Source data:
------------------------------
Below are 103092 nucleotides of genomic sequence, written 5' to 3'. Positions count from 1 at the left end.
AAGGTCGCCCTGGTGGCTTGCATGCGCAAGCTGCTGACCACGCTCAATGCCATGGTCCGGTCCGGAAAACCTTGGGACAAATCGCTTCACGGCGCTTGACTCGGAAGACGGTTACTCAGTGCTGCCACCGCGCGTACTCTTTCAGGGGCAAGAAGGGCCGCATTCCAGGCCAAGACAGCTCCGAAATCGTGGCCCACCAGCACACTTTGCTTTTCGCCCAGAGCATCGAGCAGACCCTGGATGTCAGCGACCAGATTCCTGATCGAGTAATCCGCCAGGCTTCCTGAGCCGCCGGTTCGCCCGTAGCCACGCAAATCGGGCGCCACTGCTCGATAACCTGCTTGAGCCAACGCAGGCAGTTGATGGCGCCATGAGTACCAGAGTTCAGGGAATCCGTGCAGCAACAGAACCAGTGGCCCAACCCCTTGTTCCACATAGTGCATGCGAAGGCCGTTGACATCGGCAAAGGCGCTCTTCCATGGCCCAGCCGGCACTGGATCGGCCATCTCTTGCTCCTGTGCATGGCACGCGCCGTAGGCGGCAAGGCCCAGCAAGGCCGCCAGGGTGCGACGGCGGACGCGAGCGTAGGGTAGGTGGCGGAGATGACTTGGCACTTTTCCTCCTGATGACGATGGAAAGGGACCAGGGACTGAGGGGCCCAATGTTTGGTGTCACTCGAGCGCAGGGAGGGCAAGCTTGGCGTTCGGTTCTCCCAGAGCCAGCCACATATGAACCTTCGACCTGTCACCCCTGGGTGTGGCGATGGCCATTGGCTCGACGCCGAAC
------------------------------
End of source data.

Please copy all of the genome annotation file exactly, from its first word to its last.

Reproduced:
Below are 103092 nucleotides of genomic sequence, written 5' to 3'. Positions count from 1 at the left end.
AAGGTCGCCCTGGTGGCTTGCATGCGCAAGCTGCTGACCACGCTCAATGCCATGGTCCGGTCCGGAAAACCTTGGGACAAATCGCTTCACGGCGCTTGACTCGGAAGACGGTTACTCAGTGCTGCCACCGCGCGTACTCTTTCAGGGGCAAGAAGGGCCGCATTCCAGGCCAAGACAGCTCCGAAATCGTGGCCCACCAGCACACTTTGCTTTTCGCCCAGAGCATCGAGCAGACCCTGGATGTCAGCGACCAGATTCCTGATCGAGTAATCCGCCAGGCTTCCTGAGCCGCCGGTTCGCCCGTAGCCACGCAAATCGGGCGCCACTGCTCGATAACCTGCTTGAGCCAACGCAGGCAGTTGATGGCGCCATGAGTACCAGAGTTCAGGGAATCCGTGCAGCAACAGAACCAGTGGCCCAACCCCTTGTTCCACATAGTGCATGCGAAGGCCGTTGACATCGGCAAAGGCGCTCTTCCATGGCCCAGCCGGCACTGGATCGGCCATCTCTTGCTCCTGTGCATGGCACGCGCCGTAGGCGGCAAGGCCCAGCAAGGCCGCCAGGGTGCGACGGCGGACGCGAGCGTAGGGTAGGTGGCGGAGATGACTTGGCACTTTTCCTCCTGATGACGATGGAAAGGGACCAGGGACTGAGGGGCCCAATGTTTGGTGTCACTCGAGCGCAGGGAGGGCAAGCTTGGCGTTCGGTTCTCCCAGAGCCAGCCACATATGAACCTTCGACCTGTCACCCCTGGGTGTGGCGATGGCCATTGGCTCGACGCCGAAC